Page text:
There are two pitfalls in the firearm laws for people with prior felonies and domestic violence crimes. The first problem stems from changes over the years in Washington state and federal firearm laws - many individuals who did not lose the right to possess firearms at the time they incurred a prior felony conviction are now prohibited from owning, possessing or having a firearm within their control. The effect of these legislative changes subjects many hunters and sport shooters with a prior felony or domestic violence crime to a new felony charge: Unlawful Possession of a Firearm in the 1st or 2nd Degree.
The second issue concerns the confusing language contained in a Certificate of Discharge, which is issued upon successful completion of supervision with the Department of Corrections (DOC). A Certificate of Discharge expressly states that all civil rights lost by operation of law upon conviction are hereby restored; HOWEVER, Washington courts have clearly stated that a Certificate of Discharge does not restore a person's firearm rights. Furthermore, an order expunging, vacating or sealing criminal records is insufficient to restore the right to possess firearms under Washington law.
To avoid a felony charge of unlawful possession of a firearm, an prohibited person must have a Pardon, Annulment, Certificate of Rehabilitation or an order restoring the right to possess firearms from a superior court. There is an exception consisting of 3 requirements: (i) the conviction is for an offense committed prior to July 1, 1984, (ii) an order of dismissal was entered after successful completion of supervision, and (iii) the conviction is for an offense other than murder, manslaughter, robbery, rape, indecent liberties, arson, assault, kidnapping, extortion, burglary, or violations with respect to controlled substances. An offender who meets this exception is not prohibited from possessing firearms because of the offense.
CLASS B & C FELONIES (non sex offenses)
A person previously convicted as an adult or juvenile of a felony may petition a court of record to restore the right to possess firearms if all of the following apply:
CLASS A FELONIES& SEX OFFENSES
A person previously convicted as an adult or juvenile of a felony that is a Class A offense or sex offense must have a Pardon, Annulment, Certificate of Rehabilitation or equivalent proceeding (fact-finding hearing) for a prior felony to possess a firearm. Recently, appellate courts have held that individuals with a Class A felony or sex offense are ineligible to regain the right to possess firearms by a court procedure. See FAQ #3 for further discussion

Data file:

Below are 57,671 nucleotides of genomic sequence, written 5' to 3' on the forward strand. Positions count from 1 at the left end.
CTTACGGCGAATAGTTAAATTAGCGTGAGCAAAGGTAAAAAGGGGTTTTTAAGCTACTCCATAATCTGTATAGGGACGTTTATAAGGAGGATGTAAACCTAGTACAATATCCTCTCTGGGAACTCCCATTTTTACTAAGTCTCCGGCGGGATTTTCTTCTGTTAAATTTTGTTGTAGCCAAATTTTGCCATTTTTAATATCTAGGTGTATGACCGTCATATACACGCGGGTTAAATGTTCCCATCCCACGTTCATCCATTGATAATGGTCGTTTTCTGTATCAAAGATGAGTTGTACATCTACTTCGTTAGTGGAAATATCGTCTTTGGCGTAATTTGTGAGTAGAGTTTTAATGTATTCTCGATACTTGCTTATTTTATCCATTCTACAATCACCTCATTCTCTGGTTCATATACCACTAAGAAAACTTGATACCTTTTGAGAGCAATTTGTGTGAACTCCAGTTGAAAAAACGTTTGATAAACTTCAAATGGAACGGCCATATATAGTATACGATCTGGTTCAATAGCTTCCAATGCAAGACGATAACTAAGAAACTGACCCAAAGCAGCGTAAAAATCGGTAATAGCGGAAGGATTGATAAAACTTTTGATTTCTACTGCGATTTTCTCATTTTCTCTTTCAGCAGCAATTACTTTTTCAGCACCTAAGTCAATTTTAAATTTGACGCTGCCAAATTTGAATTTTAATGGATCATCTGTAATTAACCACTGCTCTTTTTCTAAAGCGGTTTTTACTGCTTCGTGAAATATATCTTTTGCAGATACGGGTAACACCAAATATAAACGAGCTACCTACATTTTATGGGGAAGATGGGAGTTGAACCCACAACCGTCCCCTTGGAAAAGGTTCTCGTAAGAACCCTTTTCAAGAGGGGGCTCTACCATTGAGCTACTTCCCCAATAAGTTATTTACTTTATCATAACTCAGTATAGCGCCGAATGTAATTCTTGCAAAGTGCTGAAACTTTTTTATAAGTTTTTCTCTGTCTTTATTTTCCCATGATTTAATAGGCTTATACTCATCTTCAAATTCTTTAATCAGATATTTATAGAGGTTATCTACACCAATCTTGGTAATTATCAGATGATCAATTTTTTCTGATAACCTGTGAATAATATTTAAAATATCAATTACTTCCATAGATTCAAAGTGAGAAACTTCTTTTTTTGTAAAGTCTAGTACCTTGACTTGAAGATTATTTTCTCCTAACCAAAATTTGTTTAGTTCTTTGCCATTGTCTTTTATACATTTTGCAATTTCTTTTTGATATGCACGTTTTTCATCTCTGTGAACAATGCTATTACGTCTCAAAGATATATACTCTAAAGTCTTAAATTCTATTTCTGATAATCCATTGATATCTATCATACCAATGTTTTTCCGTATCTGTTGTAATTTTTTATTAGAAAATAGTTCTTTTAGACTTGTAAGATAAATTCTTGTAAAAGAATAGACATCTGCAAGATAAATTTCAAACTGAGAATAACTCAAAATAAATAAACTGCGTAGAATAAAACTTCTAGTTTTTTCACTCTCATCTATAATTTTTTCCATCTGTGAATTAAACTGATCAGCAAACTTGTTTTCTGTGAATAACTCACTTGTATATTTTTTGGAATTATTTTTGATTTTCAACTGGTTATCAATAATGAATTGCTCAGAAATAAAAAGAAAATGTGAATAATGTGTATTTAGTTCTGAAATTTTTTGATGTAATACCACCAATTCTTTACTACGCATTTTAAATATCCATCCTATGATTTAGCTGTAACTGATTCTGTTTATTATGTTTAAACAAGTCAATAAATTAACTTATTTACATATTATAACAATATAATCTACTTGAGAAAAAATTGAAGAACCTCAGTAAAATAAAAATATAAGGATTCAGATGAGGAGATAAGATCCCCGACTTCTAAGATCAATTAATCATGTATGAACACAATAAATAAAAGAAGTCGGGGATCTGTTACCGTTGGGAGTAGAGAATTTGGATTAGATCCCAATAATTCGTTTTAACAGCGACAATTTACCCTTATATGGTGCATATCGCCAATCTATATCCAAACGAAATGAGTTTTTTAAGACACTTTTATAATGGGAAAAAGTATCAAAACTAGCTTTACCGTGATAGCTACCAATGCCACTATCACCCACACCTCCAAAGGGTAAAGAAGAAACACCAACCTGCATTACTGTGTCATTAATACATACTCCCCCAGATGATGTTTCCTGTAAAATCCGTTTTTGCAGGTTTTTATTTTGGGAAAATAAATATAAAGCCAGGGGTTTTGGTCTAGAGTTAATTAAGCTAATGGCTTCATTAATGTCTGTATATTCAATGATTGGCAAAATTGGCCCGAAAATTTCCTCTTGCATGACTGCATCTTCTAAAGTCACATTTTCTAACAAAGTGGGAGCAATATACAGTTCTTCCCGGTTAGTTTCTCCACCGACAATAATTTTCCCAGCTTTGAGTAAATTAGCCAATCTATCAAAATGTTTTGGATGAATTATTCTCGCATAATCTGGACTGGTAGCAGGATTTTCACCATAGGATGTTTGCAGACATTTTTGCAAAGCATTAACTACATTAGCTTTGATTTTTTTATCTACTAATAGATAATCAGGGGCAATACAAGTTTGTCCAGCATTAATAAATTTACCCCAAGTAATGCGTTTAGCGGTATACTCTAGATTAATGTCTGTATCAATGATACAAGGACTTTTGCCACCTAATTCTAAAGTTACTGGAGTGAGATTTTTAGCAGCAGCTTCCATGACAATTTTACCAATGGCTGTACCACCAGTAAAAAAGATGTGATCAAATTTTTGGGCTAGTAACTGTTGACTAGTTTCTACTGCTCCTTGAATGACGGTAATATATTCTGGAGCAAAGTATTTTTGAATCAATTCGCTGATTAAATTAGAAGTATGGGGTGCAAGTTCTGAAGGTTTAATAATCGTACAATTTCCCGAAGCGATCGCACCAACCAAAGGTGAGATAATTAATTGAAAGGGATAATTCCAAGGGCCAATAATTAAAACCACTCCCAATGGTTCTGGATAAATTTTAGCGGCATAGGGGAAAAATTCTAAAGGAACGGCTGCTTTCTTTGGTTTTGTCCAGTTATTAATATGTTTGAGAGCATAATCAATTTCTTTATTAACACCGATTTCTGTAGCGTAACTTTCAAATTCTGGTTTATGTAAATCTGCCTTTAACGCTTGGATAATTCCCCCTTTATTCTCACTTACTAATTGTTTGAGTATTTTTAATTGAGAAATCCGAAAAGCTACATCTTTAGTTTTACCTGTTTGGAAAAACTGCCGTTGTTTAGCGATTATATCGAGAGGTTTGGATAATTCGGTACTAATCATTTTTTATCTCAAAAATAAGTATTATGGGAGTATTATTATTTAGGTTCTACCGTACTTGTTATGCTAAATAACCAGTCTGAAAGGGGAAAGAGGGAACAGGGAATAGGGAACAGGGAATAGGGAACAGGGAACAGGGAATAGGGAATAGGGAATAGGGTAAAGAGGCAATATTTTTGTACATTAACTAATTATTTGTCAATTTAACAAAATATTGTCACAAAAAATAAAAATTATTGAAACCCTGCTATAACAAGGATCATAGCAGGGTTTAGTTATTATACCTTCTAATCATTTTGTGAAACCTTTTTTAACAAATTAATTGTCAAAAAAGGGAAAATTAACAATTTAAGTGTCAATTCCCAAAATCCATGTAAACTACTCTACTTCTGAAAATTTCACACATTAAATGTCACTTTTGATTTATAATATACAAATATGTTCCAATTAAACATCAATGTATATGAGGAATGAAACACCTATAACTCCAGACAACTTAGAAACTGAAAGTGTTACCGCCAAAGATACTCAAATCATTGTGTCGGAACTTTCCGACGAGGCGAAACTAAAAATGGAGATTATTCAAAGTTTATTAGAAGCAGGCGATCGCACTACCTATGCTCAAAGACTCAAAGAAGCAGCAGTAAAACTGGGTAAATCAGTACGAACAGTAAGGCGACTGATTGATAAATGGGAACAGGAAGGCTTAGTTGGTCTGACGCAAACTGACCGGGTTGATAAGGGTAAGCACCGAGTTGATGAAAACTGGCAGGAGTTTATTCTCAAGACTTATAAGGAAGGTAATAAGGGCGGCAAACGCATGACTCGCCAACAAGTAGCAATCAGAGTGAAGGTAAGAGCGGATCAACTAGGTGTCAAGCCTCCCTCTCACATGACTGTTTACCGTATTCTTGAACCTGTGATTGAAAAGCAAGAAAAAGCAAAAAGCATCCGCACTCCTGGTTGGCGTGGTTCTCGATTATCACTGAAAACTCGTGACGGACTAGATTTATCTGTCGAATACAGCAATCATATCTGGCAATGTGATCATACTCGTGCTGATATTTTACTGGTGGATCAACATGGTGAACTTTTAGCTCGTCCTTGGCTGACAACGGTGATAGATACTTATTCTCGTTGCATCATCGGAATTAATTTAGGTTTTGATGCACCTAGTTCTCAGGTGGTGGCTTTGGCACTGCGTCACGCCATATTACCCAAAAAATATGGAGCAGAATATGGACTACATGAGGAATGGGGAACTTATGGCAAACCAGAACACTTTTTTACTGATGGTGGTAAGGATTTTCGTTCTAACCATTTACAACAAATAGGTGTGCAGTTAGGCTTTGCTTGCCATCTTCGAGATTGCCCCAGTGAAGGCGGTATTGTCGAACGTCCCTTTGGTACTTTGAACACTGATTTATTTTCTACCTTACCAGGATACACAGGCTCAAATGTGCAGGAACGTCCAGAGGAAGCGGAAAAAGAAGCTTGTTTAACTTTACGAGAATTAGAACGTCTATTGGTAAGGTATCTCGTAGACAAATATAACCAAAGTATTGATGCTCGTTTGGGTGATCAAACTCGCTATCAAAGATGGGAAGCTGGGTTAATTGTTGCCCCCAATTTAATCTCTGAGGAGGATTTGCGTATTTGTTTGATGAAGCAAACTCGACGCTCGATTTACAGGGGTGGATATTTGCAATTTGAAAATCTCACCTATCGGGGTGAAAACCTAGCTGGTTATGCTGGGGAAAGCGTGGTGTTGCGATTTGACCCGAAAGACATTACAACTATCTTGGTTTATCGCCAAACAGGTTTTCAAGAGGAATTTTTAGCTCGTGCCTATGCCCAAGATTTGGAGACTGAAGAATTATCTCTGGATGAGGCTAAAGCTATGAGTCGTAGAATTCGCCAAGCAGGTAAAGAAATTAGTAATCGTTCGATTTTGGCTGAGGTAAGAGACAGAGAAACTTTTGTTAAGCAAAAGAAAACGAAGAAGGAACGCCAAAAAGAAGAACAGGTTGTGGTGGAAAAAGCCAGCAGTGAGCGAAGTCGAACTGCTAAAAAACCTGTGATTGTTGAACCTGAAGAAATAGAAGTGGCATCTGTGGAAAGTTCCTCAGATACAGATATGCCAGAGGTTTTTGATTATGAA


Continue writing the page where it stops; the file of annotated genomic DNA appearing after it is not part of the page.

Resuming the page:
DOMESTIC VIOLENCE OFFENSES
A person previously convicted of one of the following non felony domestic violence offenses committed on or after July 1, 1993*, - assault in the fourth degree, coercion, stalking, reckless endangerment, criminal trespass in the first degree, or violation of the provisions of a protection order or no-contact order restraining the person or excluding the person from a residence - may petition to have the right to possess firearms restored if all of the following apply:
*Federal Restrictions on Firearms vs. Washington State Restrictions - Persons convicted of a non felony domestic violence offense committed before July 1, 1993, should CLICK HERE for a discussion of applicable firearm prohibitions and remedies.
PROHIBITIVE OFFENSES FROM OTHER STATES
A person convicted of a felony or misdemeanor crime of domestic violence in another state may be clear to possess firearms in the state where convicted, but prohibited from possessing firearm in Washington. Automatic restoration of firearm rights, (e.g. upon completion of probation or after so many years have passed, is insufficient to remove a firearm disability under Washington state law. Such person may need to petition for restoration of the right to possess in a Washington court.
There are numerous misdemeanors in other states that are comparable to felonies under Washington state law. Certain crimes are easily matched with Washington felonies, i.e. taking motor vehicle without permission/joyriding. Other offenses, such as theft and fraud, require an thorough review of the elements of each offense.
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PAUL T. FERRIS Attorney At Law
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The information contained on this website is not provided as legal advice for any particular person or case and does not create an attorney - client relationship. This information is a general overview of the laws of the State of Washington relating to vacation of criminal convictions and the right to possess firearms. There may be other laws that pertain to your particular case and that affect your rights.